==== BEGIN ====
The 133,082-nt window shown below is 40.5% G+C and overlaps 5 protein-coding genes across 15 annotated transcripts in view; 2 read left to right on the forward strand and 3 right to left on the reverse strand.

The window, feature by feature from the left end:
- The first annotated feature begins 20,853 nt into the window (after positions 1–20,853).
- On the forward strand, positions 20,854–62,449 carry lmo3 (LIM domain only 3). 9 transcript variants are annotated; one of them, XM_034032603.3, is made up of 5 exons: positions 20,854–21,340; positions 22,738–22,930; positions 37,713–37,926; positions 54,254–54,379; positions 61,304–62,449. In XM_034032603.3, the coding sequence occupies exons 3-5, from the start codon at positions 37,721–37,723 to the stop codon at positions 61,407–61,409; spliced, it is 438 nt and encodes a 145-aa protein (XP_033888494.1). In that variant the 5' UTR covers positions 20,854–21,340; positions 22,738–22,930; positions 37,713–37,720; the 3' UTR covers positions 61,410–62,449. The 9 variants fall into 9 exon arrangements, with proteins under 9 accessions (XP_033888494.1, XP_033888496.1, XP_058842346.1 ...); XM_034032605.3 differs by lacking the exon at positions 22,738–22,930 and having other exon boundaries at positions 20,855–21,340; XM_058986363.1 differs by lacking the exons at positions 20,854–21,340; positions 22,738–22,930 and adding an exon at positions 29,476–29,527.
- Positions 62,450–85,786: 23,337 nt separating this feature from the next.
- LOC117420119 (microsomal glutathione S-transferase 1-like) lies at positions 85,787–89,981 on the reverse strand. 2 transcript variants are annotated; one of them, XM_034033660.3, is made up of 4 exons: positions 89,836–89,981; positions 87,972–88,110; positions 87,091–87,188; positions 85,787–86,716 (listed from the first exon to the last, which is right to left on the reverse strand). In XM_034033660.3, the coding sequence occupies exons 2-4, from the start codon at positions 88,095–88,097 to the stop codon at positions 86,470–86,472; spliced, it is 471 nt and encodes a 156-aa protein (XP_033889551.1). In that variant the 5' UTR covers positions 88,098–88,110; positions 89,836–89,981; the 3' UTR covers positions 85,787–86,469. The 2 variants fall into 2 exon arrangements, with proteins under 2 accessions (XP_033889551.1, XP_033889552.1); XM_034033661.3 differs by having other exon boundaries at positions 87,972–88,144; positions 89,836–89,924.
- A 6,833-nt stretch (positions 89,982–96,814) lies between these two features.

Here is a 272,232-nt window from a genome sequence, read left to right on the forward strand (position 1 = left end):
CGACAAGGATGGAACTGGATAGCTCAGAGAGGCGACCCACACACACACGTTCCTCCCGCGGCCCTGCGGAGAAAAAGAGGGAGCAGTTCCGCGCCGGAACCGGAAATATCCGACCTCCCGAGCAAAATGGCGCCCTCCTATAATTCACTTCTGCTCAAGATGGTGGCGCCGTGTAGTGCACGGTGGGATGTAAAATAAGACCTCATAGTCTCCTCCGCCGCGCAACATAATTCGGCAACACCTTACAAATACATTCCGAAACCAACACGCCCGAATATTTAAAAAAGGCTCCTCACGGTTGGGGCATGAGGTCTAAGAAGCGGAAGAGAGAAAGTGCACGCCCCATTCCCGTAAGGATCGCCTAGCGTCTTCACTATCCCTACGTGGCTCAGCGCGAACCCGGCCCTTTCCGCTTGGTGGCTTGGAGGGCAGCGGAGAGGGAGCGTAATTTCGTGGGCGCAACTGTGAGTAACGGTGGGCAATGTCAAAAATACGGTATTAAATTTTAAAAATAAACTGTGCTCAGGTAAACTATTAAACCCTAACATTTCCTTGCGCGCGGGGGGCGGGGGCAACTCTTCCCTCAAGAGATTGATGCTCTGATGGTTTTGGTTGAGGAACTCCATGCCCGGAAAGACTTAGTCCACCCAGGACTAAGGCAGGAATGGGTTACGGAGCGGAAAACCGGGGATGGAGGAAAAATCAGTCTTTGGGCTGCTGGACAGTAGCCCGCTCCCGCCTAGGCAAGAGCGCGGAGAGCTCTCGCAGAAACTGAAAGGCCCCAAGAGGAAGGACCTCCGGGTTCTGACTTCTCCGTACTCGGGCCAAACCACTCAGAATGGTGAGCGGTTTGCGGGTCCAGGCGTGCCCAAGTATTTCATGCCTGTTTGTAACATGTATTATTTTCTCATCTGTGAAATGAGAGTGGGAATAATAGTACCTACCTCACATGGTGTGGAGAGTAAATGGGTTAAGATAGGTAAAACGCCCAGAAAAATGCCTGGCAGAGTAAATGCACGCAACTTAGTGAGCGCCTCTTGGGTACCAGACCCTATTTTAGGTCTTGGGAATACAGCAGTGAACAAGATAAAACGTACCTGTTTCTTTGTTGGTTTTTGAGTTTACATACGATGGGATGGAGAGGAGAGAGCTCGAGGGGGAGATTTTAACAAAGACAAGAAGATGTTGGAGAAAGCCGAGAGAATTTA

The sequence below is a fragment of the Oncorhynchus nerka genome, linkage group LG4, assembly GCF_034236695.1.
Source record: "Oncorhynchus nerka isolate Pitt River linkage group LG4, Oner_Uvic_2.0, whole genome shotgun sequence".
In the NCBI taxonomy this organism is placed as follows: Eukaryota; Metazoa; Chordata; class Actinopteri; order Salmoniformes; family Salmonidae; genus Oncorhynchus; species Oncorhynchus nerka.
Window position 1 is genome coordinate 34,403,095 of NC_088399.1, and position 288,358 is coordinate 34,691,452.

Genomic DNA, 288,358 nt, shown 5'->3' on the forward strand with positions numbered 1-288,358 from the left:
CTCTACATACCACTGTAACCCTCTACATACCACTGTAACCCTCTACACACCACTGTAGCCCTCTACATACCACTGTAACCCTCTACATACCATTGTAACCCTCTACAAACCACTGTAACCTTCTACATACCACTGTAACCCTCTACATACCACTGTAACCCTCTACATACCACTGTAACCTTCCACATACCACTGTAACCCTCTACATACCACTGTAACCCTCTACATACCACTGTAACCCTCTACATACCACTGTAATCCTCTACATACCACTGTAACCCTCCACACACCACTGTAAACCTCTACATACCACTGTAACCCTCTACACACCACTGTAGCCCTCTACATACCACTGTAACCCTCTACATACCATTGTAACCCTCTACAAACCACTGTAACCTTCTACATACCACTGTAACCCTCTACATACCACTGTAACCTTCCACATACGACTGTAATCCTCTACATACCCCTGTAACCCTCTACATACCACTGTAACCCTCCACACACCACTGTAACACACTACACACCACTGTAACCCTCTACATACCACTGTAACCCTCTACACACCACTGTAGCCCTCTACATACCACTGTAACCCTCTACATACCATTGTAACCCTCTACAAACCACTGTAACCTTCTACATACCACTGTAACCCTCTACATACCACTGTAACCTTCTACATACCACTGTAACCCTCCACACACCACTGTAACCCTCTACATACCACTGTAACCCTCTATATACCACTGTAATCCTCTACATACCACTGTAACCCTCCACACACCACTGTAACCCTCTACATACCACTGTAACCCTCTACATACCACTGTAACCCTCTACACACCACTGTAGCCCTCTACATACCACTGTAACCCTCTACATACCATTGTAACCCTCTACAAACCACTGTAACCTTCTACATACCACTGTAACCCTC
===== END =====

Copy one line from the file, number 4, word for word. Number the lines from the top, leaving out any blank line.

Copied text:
- On the forward strand, positions 20,854–62,449 carry lmo3 (LIM domain only 3). 9 transcript variants are annotated; one of them, XM_034032603.3, is made up of 5 exons: positions 20,854–21,340; positions 22,738–22,930; positions 37,713–37,926; positions 54,254–54,379; positions 61,304–62,449. In XM_034032603.3, the coding sequence occupies exons 3-5, from the start codon at positions 37,721–37,723 to the stop codon at positions 61,407–61,409; spliced, it is 438 nt and encodes a 145-aa protein (XP_033888494.1). In that variant the 5' UTR covers positions 20,854–21,340; positions 22,738–22,930; positions 37,713–37,720; the 3' UTR covers positions 61,410–62,449. The 9 variants fall into 9 exon arrangements, with proteins under 9 accessions (XP_033888494.1, XP_033888496.1, XP_058842346.1 ...); XM_034032605.3 differs by lacking the exon at positions 22,738–22,930 and having other exon boundaries at positions 20,855–21,340; XM_058986363.1 differs by lacking the exons at positions 20,854–21,340; positions 22,738–22,930 and adding an exon at positions 29,476–29,527.